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Last updated: August 06. 2014 9:51AM - 554 Views
By Abby Cavenaugh acavenaugh@civitasmedia.com



After session begins to wind down, Senator McLaurin gathers with Gerry Cohen, legal counsel, Senator Dan Blue, Senator Floyd McKissick, and Senator Mike Woodard to discuss remaining bills.
After session begins to wind down, Senator McLaurin gathers with Gerry Cohen, legal counsel, Senator Dan Blue, Senator Floyd McKissick, and Senator Mike Woodard to discuss remaining bills.
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Last week, the N.C. General Assembly passed a state budget that includes a 7-percent pay raise for public school teachers statewide.


Although a press release from House Speaker Thom Tillis (R-Mecklenburg) and Senate Leader Phil Berger (R-Rockingham) touted the raise as “the largest teacher pay raise in state history,” the budget compromise has been met with some criticism.


According to information provided by the organization, Progress N.C. Action, the pay raise is not the largest in state history. “From 1997 to 2000, the General Assembly raised teacher pay over four consecutive years in order to fulfill Gov. Jim Hunt’s campaign pledge to raise teacher pay to the national average,” said Logan Smith with Progress N.C. Action. “The average yearly raises were up to 7.5 percent, with the state investing a total of more than $1.1 billion to raise teacher salaries.


“In 1999 alone,” he continued, “North Carolina spent $291 million to raise teacher pay by 7.5 percent. Adjusted for inflation, the 1999 raise is worth $416 million in 2014 dollars.”


Sen. Gene McLaurin, a Democrat who represents Anson and several other counties, said he wasn’t happy with the amount of time he was given to consider the budget before it went to a vote. “The budget was 267 pages, and then there were another 200-plus pages in another document,” he said. “This was delivered to my office at 8 a.m., and we were expected to vote on it that afternoon. It was not a lot of time to consider an almost 500-page document.”


However, he voted “yes” on the budget, largely due to the pay raise. “I think everyone agrees that state employees and educators deserve a long overdue pay increase,” he said in a statement. “At a time when we are ranked 46th in the nation in teacher pay, this budget will reward teachers with an average 7-percent raise- rolling longevity pay into the raise, and restoring teacher tenure. This budget prioritizes reading in early grades by funding Read to Achieve and keeping teacher assistants in the classroom. The budget compromise rewards state employees with a $1,000 pay increase and rewards our non-certified school and central office employees with a $500 pay increase. I realize this is not nearly enough, because they deserve more after having no raise with the cost of living ever increasing, but this is a step in the right direction.”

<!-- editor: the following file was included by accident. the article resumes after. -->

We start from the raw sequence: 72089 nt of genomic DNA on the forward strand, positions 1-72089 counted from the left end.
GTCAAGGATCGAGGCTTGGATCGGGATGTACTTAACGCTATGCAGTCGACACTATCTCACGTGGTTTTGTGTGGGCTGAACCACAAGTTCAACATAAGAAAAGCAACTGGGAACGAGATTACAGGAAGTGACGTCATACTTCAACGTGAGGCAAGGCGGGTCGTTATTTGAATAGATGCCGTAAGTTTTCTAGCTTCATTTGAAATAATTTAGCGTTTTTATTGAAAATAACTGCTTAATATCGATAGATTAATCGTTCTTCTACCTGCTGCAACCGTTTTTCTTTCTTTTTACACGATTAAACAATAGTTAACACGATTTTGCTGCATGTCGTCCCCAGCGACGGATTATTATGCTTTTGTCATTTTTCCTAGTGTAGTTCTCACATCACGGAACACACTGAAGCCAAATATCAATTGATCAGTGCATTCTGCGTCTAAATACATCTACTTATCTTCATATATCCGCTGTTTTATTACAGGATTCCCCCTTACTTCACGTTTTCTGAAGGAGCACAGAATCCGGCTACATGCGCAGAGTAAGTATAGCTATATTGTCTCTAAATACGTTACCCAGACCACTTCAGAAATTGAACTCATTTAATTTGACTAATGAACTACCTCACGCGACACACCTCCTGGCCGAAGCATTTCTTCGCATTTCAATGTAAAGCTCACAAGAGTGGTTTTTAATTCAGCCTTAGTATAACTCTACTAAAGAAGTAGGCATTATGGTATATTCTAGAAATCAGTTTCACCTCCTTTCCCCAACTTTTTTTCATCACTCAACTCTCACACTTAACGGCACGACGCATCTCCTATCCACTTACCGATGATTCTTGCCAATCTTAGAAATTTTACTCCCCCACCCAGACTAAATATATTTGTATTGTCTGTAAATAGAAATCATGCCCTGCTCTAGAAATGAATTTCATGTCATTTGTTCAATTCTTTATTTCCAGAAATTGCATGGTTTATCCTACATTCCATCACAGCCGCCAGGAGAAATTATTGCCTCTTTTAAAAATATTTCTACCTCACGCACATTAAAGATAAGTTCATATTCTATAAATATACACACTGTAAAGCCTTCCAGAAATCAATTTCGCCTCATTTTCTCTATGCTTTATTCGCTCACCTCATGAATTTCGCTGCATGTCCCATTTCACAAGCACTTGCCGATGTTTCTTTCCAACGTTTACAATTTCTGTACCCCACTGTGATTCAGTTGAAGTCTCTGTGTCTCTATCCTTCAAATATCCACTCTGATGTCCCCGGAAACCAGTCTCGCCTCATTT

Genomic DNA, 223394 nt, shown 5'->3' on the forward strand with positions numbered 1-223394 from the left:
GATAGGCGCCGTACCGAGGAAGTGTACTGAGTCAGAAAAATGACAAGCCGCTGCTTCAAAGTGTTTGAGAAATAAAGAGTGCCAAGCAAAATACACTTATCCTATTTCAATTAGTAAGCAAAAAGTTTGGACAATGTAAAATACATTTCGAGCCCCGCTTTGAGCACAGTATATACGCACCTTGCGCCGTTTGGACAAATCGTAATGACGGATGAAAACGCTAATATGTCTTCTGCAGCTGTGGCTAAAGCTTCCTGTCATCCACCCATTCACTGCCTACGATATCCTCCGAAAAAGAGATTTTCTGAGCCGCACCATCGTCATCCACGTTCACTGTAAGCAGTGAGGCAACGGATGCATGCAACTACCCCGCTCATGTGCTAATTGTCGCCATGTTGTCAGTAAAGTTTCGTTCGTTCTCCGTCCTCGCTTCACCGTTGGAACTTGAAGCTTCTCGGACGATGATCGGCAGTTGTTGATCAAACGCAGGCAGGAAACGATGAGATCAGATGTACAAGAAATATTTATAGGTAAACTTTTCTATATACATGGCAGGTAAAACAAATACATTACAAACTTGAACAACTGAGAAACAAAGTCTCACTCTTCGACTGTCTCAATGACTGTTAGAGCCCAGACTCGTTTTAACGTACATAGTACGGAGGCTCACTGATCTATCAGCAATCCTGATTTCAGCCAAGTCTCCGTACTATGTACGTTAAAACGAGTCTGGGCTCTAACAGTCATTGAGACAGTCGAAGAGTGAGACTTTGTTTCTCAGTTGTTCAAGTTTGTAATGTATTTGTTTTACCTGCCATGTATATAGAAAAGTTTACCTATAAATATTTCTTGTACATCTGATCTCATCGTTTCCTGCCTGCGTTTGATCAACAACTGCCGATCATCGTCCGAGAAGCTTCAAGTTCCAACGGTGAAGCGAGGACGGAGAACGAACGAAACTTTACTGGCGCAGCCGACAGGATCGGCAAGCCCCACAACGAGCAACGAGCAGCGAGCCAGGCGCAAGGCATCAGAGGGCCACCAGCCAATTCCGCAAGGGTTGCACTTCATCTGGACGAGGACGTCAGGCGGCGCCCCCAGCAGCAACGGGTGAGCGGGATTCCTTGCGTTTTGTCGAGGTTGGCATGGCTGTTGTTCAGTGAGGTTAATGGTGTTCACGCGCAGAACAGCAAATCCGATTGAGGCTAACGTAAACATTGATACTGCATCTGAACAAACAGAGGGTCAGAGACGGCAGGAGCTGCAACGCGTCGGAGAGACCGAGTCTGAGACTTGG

His colleague in the N.C. House, Rep. Mark Brody (R-Anson, Union), agreed that the pay raise for educators is a step in the right direction. “Any time you can do a pay raise, it’s a good thing,” he said. “And what’s even better, we were able to do a pay raise without raising taxes.”


Although the raise will help move teachers from the bottom of America’s highest-paid teachers list, it won’t be enough to get them to the top, Brody admitted. “We’ll probably never get to the top, because it includes a lot of large metropolitan areas with a lot more resources than we have in North Carolina,” he said.


In addition to the much talked about teacher pay raise, the budget agreement will also:

  • Reform and replace an archaic 37-step teacher pay system with a six-step schedule and a transparent compensation package;
  • Preserve current Medicaid eligibility;
  • Provide most state employees a $1,000 pay raise and five bonus vacation days;
  • Increase pay for step-eligible Highway Patrol Troopers between 5 and 6 percent;
  • Maintain funding at current levels for the state’s university system; and
  • Fulfill the commitment to extend supplemental pay for teachers with master’s degrees who have completed at least one course in a graduate program as of Aug. 1, 2013.


“I think we covered what the public wanted us to do,” Brody said. “I wish we could’ve given pay raises to state employees who aren’t teachers as well, but hopefully next budget cycle we can help them out.”


“I remain committed to working with my colleagues in a bipartisan manner to sustain this budget, help resolve pay equity issues, and bring more transparency into the budget process,” McLaurin said. “It is my hope that when you have questions and concerns, you will reach out to me to share those. My staff is eager to help answer your questions. As always, I am grateful for and humbled by the opportunity to serve the citizens of the 25th Senate District and look forward to being in the district full time.”


McLaurin may be reached at Gene.McLaurin@ncleg.net or at 919-733-5953. Likewise, Brody also offered to talk with constituents about any concerns they may have at any time. He can be reached at 919-715-3029 or 704-965-6585.


The full budget compromise bill is posted on the North Carolina General Assembly website at www.ncleg.net.


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